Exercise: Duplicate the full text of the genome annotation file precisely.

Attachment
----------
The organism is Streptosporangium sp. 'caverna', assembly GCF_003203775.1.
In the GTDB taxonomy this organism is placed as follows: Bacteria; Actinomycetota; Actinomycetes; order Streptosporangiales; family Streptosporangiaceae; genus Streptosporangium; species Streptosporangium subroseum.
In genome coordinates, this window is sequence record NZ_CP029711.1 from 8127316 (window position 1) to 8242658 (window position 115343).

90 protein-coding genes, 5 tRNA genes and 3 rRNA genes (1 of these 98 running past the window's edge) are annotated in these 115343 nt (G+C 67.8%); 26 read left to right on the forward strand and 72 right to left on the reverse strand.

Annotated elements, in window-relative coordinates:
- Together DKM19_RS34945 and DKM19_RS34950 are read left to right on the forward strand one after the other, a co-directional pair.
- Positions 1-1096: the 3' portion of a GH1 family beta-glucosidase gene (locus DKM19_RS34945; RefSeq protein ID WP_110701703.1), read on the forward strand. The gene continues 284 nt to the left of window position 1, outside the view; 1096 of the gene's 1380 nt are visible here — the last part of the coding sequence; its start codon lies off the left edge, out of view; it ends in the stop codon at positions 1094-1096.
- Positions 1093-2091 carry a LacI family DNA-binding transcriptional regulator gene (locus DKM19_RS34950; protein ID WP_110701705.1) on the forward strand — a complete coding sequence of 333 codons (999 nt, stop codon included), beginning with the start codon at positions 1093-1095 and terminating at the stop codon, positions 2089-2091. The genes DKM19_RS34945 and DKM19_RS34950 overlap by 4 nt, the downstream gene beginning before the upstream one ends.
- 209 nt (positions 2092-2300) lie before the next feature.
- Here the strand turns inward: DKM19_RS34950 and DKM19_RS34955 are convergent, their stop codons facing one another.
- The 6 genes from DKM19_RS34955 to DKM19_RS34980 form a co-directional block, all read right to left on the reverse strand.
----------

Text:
The organism is Streptosporangium sp. 'caverna', assembly GCF_003203775.1.
In the GTDB taxonomy this organism is placed as follows: Bacteria; Actinomycetota; Actinomycetes; order Streptosporangiales; family Streptosporangiaceae; genus Streptosporangium; species Streptosporangium subroseum.
In genome coordinates, this window is sequence record NZ_CP029711.1 from 8127316 (window position 1) to 8242658 (window position 115343).

90 protein-coding genes, 5 tRNA genes and 3 rRNA genes (1 of these 98 running past the window's edge) are annotated in these 115343 nt (G+C 67.8%); 26 read left to right on the forward strand and 72 right to left on the reverse strand.

Annotated elements, in window-relative coordinates:
- Together DKM19_RS34945 and DKM19_RS34950 are read left to right on the forward strand one after the other, a co-directional pair.
- Positions 1-1096: the 3' portion of a GH1 family beta-glucosidase gene (locus DKM19_RS34945; RefSeq protein ID WP_110701703.1), read on the forward strand. The gene continues 284 nt to the left of window position 1, outside the view; 1096 of the gene's 1380 nt are visible here — the last part of the coding sequence; its start codon lies off the left edge, out of view; it ends in the stop codon at positions 1094-1096.
- Positions 1093-2091 carry a LacI family DNA-binding transcriptional regulator gene (locus DKM19_RS34950; protein ID WP_110701705.1) on the forward strand — a complete coding sequence of 333 codons (999 nt, stop codon included), beginning with the start codon at positions 1093-1095 and terminating at the stop codon, positions 2089-2091. The genes DKM19_RS34945 and DKM19_RS34950 overlap by 4 nt, the downstream gene beginning before the upstream one ends.
- 209 nt (positions 2092-2300) lie before the next feature.
- Here the strand turns inward: DKM19_RS34950 and DKM19_RS34955 are convergent, their stop codons facing one another.
- The 6 genes from DKM19_RS34955 to DKM19_RS34980 form a co-directional block, all read right to left on the reverse strand.